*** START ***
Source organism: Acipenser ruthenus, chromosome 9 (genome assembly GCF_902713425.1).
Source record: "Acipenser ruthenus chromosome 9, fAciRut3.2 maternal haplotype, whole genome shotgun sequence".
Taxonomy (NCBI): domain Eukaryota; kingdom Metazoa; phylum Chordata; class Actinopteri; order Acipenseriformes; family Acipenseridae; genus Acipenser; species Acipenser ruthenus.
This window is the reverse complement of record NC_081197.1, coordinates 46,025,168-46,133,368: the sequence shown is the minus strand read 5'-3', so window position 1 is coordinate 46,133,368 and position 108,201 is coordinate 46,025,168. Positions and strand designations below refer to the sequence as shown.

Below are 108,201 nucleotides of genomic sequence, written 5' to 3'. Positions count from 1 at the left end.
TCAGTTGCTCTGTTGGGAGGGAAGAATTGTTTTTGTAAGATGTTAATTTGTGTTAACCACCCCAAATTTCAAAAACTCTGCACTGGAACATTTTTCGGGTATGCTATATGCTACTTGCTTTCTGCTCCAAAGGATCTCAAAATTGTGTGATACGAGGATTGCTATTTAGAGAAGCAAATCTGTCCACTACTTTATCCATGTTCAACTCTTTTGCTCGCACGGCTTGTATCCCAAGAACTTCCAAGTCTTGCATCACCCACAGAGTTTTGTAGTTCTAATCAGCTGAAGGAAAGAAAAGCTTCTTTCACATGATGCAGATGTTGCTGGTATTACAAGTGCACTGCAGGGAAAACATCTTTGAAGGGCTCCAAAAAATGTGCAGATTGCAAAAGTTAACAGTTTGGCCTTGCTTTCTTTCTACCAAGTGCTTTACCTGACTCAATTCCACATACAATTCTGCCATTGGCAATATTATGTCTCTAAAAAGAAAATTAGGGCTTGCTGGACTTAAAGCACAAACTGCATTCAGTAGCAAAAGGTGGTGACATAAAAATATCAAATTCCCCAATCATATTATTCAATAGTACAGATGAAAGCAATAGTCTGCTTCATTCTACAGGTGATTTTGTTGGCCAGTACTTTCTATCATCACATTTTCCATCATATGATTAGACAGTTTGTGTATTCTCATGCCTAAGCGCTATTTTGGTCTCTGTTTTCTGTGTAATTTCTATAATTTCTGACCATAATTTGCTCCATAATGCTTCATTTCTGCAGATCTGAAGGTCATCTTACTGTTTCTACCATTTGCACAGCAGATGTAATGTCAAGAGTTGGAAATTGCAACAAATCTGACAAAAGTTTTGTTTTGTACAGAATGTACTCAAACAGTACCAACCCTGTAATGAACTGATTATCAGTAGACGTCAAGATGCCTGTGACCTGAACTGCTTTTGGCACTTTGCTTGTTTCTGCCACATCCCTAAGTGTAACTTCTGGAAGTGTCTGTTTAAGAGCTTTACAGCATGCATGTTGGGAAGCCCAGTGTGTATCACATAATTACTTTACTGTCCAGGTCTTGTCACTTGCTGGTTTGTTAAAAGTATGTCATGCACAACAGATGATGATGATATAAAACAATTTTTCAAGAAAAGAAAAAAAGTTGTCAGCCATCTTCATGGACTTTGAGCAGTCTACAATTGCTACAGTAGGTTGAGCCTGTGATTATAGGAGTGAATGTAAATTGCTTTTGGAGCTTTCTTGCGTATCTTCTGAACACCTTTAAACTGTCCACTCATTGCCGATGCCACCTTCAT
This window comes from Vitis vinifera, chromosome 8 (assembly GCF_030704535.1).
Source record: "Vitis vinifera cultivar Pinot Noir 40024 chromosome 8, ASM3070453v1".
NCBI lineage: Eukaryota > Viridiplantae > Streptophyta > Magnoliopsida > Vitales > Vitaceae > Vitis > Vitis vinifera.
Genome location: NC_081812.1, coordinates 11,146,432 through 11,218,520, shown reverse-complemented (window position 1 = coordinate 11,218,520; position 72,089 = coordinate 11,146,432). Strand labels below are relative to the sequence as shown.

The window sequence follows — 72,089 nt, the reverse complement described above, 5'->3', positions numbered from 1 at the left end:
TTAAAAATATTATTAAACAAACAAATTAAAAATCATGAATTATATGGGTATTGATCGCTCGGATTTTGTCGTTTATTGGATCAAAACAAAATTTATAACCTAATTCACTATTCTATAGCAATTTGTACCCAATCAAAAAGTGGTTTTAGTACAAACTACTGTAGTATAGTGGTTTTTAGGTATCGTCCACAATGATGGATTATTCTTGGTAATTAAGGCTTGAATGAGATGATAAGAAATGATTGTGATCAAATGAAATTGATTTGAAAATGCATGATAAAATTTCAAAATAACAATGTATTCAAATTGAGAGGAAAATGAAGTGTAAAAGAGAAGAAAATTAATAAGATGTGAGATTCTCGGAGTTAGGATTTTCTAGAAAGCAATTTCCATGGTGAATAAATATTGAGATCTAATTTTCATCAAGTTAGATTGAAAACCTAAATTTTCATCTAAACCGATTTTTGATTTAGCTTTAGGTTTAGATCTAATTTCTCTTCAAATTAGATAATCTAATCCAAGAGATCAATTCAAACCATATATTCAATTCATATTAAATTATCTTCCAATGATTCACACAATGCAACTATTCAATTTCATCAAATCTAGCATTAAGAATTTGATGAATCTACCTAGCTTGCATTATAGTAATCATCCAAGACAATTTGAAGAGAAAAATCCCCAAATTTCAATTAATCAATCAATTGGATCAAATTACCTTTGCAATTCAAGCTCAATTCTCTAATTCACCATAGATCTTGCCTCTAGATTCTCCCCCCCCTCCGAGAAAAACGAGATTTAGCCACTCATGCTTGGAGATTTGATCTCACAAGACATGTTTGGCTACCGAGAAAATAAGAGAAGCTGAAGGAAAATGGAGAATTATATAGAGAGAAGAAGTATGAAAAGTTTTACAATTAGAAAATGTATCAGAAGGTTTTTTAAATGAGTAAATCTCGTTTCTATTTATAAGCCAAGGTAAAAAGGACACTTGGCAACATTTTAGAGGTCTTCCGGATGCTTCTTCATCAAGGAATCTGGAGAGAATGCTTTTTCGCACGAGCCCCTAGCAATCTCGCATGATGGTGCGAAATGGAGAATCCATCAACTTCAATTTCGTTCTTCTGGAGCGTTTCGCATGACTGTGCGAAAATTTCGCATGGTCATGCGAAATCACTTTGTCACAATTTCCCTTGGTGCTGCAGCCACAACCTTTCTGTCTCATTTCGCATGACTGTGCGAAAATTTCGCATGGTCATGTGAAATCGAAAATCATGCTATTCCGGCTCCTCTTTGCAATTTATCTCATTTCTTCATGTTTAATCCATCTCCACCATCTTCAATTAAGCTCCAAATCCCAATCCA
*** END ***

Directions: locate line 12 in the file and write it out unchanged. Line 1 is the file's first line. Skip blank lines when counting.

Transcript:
TTAAAAATATTATTAAACAAACAAATTAAAAATCATGAATTATATGGGTATTGATCGCTCGGATTTTGTCGTTTATTGGATCAAAACAAAATTTATAACCTAATTCACTATTCTATAGCAATTTGTACCCAATCAAAAAGTGGTTTTAGTACAAACTACTGTAGTATAGTGGTTTTTAGGTATCGTCCACAATGATGGATTATTCTTGGTAATTAAGGCTTGAATGAGATGATAAGAAATGATTGTGATCAAATGAAATTGATTTGAAAATGCATGATAAAATTTCAAAATAACAATGTATTCAAATTGAGAGGAAAATGAAGTGTAAAAGAGAAGAAAATTAATAAGATGTGAGATTCTCGGAGTTAGGATTTTCTAGAAAGCAATTTCCATGGTGAATAAATATTGAGATCTAATTTTCATCAAGTTAGATTGAAAACCTAAATTTTCATCTAAACCGATTTTTGATTTAGCTTTAGGTTTAGATCTAATTTCTCTTCAAATTAGATAATCTAATCCAAGAGATCAATTCAAACCATATATTCAATTCATATTAAATTATCTTCCAATGATTCACACAATGCAACTATTCAATTTCATCAAATCTAGCATTAAGAATTTGATGAATCTACCTAGCTTGCATTATAGTAATCATCCAAGACAATTTGAAGAGAAAAATCCCCAAATTTCAATTAATCAATCAATTGGATCAAATTACCTTTGCAATTCAAGCTCAATTCTCTAATTCACCATAGATCTTGCCTCTAGATTCTCCCCCCCCTCCGAGAAAAACGAGATTTAGCCACTCATGCTTGGAGATTTGATCTCACAAGACATGTTTGGCTACCGAGAAAATAAGAGAAGCTGAAGGAAAATGGAGAATTATATAGAGAGAAGAAGTATGAAAAGTTTTACAATTAGAAAATGTATCAGAAGGTTTTTTAAATGAGTAAATCTCGTTTCTATTTATAAGCCAAGGTAAAAAGGACACTTGGCAACATTTTAGAGGTCTTCCGGATGCTTCTTCATCAAGGAATCTGGAGAGAATGCTTTTTCGCACGAGCCCCTAGCAATCTCGCATGATGGTGCGAAATGGAGAATCCATCAACTTCAATTTCGTTCTTCTGGAGCGTTTCGCATGACTGTGCGAAAATTTCGCATGGTCATGCGAAATCACTTTGTCACAATTTCCCTTGGTGCTGCAGCCACAACCTTTCTGTCTCATTTCGCATGACTGTGCGAAAATTTCGCATGGTCATGTGAAATCGAAAATCATGCTATTCCGGCTCCTCTTTGCAATTTATCTCATTTCTTCATGTTTAATCCATCTCCACCATCTTCAATTAAGCTCCAAATCCCAATCCA